When the control signal 300 is low (i.e., a smart window 235 is not present), both transmission gates 705 and 710 are off. The p-channel transistor 765 is on and will pull the gate of pump control transistor 735 high, thereby turning off transistor 735. The n-channel transistor 770 is on and pulls the gate of pump control transistor 740 low, thereby turning off the transistor 740. Since the pump control transistors 735 and 740 are off, the value of Iout is zero and the value of V0 remains the same.

Operation Summary

Referring now to FIG. 8, a flowchart 800 illustrates the operation of a peak detector in accordance with the present invention. An input data signal is first received 805 by the peak detector. Smart windows are generated 810 to define sampling intervals in the input data signal. The peak of the input data signal at the sampled interval is compared with an average peak voltage signal V0 generated by the peak detector. Based upon the comparison 815 and the sampled window, the peak detector will pump up or pump down 820 the average peak voltage signal V0. A capacitor in the peak detector stores 825 the average peak voltage signal V0, and a comparison 815 may again be performed between the input data signal and the average peak voltage signal V0.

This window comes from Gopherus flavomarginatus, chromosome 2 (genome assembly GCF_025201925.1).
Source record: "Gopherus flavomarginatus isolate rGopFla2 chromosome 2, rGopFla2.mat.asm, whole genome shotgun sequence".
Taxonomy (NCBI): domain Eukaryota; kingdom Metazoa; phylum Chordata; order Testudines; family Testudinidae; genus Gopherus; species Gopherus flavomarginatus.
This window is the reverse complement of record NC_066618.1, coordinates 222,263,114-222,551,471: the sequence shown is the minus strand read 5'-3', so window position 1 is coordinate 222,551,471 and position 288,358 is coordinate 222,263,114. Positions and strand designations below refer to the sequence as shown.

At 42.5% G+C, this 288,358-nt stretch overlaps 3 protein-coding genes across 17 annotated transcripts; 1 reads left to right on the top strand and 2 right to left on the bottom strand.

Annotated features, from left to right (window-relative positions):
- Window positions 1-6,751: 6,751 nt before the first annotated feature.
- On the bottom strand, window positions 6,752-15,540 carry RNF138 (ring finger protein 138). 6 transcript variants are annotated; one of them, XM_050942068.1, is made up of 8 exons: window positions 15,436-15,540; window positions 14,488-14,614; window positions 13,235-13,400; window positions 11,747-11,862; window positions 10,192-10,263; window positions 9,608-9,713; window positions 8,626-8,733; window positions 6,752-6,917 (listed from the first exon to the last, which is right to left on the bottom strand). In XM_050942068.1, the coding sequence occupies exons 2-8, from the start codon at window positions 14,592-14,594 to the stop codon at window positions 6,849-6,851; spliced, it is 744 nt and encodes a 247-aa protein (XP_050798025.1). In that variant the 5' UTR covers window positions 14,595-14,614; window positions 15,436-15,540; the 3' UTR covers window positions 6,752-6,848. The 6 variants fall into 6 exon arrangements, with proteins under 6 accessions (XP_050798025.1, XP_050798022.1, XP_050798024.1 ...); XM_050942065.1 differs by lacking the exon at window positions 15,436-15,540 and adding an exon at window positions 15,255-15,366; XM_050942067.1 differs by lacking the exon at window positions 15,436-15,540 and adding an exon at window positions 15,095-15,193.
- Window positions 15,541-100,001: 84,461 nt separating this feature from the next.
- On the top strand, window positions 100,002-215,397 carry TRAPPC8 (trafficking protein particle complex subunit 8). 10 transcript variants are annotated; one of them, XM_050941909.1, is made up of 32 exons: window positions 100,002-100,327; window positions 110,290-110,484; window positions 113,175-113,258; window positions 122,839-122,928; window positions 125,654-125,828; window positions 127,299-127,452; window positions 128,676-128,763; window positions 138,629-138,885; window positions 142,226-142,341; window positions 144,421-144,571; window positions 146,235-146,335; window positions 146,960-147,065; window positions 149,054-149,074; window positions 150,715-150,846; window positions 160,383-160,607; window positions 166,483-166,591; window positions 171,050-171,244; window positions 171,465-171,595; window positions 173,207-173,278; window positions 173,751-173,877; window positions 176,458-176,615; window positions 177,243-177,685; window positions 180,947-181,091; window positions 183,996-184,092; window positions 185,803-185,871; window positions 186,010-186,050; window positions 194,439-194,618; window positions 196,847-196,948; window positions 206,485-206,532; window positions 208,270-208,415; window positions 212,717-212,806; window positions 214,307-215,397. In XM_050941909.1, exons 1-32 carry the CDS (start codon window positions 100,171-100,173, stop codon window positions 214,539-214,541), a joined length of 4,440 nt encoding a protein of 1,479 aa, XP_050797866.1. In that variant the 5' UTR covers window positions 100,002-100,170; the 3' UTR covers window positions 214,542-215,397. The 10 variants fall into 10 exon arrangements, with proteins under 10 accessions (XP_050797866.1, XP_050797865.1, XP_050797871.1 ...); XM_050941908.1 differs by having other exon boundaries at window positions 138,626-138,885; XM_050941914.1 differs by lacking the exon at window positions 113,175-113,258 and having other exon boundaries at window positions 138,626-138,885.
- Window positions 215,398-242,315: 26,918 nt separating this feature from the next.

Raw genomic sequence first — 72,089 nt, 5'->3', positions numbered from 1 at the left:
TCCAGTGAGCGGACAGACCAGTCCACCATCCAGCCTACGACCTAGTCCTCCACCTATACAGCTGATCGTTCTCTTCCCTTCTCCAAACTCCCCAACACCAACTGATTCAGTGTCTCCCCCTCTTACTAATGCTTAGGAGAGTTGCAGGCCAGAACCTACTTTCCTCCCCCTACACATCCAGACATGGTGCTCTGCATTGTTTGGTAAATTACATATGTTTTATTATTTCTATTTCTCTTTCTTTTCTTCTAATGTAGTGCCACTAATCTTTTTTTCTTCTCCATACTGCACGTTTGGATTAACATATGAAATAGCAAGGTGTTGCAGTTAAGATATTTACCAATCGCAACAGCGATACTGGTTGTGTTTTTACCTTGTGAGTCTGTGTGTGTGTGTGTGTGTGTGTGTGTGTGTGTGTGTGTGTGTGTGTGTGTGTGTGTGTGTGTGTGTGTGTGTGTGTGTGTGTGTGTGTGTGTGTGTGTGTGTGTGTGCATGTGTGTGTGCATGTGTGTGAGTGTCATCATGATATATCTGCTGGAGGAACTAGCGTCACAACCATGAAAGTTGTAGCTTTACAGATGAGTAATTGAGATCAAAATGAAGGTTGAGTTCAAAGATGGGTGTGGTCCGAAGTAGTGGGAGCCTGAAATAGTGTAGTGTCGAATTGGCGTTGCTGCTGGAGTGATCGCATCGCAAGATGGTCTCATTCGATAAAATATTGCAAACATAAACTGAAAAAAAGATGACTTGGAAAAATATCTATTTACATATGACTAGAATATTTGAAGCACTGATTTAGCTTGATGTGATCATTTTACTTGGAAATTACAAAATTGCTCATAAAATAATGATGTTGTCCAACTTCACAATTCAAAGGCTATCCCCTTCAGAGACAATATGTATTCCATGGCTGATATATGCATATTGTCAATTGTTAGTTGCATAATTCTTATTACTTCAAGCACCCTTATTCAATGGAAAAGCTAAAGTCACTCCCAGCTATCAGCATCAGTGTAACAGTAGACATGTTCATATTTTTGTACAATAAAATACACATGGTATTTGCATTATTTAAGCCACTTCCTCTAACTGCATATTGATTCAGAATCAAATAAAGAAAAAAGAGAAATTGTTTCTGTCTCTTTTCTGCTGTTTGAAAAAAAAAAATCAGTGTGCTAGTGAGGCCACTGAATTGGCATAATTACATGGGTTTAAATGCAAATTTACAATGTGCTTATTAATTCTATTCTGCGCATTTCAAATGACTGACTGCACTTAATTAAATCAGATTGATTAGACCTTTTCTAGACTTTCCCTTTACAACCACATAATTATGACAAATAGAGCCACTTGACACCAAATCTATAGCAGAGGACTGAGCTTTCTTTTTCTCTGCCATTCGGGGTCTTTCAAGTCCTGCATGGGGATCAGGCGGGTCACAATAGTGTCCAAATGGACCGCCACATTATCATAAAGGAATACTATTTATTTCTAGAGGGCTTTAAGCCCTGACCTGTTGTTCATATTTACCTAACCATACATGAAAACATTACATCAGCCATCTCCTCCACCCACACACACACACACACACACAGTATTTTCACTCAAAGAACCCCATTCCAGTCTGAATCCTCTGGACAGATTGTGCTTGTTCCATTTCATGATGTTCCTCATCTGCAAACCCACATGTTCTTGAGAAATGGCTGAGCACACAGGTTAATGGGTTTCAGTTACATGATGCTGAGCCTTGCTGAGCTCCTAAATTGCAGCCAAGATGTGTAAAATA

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Classifications
U.S. Classification327/59, 327/58
International ClassificationG01R19/04
Cooperative ClassificationG01R19/04
European ClassificationG01R19/04
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Jul 25, 2002ASAssignment
Owner name: MICREL, INC., CALIFORNIA
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Effective date: 20020712
Owner name: MICREL, INC. 1849 FORTUNE DRIVE SAN JOSE CALIFORNI
Owner name: MICREL, INC. 1849 FORTUNE DRIVESAN JOSE, CALIFORNI
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Aug 2, 1999ASAssignment
Owner name: KENDIN COMMUNICATIONS, INC., CALIFORNIA